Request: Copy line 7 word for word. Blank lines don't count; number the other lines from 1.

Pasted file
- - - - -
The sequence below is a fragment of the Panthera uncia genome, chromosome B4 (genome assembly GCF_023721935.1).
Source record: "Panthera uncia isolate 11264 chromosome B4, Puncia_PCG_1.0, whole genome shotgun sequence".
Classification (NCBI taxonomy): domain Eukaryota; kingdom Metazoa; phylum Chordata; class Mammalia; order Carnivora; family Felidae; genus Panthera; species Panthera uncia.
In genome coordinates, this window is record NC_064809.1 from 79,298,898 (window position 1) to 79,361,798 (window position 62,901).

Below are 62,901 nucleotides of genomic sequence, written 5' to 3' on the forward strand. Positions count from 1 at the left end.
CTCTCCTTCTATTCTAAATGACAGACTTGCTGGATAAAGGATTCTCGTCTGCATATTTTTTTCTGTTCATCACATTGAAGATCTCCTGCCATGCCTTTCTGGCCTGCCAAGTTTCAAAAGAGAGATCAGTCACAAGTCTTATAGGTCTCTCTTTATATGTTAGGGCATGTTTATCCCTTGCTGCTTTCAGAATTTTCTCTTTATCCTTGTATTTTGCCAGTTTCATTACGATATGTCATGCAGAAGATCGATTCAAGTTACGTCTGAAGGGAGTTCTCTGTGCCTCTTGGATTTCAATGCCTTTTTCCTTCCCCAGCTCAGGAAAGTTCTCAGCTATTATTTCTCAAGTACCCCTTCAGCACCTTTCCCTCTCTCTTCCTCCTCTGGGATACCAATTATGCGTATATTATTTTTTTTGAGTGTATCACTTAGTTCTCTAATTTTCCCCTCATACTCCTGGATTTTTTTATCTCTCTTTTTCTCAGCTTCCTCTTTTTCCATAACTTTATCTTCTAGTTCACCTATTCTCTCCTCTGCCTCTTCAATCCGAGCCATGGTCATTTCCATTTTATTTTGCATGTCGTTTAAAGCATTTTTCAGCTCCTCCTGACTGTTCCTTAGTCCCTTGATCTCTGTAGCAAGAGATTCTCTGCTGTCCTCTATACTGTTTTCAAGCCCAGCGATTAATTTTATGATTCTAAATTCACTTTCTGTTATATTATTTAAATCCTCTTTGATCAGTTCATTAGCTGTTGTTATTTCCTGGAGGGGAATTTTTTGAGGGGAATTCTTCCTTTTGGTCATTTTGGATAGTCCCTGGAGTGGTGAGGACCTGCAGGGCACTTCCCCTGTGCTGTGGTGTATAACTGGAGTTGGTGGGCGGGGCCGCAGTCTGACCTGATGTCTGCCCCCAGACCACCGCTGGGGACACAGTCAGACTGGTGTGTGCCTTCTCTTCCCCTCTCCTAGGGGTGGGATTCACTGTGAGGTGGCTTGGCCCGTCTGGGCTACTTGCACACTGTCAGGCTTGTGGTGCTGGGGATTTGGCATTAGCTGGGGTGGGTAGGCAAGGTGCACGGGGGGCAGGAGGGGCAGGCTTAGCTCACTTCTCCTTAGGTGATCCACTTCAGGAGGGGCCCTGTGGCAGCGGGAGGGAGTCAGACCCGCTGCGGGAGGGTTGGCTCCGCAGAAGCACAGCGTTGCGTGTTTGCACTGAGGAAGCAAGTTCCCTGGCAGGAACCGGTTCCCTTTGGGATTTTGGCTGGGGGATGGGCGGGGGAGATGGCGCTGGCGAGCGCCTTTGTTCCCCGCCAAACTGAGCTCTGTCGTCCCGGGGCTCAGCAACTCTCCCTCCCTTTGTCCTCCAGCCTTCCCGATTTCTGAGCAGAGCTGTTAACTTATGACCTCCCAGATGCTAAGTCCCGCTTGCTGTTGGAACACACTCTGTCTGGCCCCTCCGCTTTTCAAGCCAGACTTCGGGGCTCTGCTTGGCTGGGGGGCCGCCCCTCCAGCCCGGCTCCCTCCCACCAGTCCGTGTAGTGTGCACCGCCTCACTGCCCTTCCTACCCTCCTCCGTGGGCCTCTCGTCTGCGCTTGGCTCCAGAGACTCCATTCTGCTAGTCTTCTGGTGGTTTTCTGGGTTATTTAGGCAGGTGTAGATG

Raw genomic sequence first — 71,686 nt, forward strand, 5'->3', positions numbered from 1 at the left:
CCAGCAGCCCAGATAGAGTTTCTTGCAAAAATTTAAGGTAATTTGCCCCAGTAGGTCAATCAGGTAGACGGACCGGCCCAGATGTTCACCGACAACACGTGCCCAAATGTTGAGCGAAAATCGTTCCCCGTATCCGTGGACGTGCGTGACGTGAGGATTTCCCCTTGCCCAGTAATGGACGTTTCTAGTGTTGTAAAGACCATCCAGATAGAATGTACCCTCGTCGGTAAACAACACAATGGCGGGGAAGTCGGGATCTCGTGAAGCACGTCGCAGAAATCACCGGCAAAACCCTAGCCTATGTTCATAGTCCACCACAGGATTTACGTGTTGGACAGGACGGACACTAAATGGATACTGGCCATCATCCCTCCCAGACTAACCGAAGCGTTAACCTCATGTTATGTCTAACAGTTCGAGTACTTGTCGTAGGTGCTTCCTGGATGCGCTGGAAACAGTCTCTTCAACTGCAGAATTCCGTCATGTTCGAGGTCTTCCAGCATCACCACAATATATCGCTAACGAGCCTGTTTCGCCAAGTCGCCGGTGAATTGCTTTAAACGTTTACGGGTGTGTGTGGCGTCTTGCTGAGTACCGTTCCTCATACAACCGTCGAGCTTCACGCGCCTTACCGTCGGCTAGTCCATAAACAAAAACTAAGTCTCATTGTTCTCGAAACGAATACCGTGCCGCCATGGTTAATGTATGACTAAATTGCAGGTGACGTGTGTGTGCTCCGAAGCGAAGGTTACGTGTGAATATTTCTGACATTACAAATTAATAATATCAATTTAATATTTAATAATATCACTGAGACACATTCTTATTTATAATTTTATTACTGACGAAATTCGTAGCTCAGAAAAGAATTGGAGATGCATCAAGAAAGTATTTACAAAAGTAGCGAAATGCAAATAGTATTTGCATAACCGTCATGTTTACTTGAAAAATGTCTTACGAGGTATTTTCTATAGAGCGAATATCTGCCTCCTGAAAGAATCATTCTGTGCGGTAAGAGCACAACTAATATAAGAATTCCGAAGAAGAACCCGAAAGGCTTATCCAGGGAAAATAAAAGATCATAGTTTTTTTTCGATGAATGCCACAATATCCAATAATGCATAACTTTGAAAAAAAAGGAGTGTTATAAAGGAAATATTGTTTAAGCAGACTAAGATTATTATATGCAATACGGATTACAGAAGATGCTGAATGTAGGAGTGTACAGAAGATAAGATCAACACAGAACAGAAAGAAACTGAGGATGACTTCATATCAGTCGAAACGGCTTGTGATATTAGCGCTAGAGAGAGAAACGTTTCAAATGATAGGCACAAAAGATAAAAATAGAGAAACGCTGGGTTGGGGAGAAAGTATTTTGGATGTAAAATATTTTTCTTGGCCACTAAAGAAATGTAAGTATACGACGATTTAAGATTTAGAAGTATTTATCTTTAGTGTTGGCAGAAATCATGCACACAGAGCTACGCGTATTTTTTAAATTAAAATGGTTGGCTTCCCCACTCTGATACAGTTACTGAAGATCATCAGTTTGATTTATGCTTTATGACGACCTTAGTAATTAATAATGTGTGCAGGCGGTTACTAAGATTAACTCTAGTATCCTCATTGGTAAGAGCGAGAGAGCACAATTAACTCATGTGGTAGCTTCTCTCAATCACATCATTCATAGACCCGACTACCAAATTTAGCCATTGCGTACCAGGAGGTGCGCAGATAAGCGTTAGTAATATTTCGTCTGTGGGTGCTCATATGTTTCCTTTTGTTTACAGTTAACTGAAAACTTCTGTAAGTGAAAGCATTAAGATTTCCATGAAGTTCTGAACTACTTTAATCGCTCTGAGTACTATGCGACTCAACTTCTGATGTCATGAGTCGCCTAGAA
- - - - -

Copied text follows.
Raw genomic sequence first — 71,686 nt, forward strand, 5'->3', positions numbered from 1 at the left: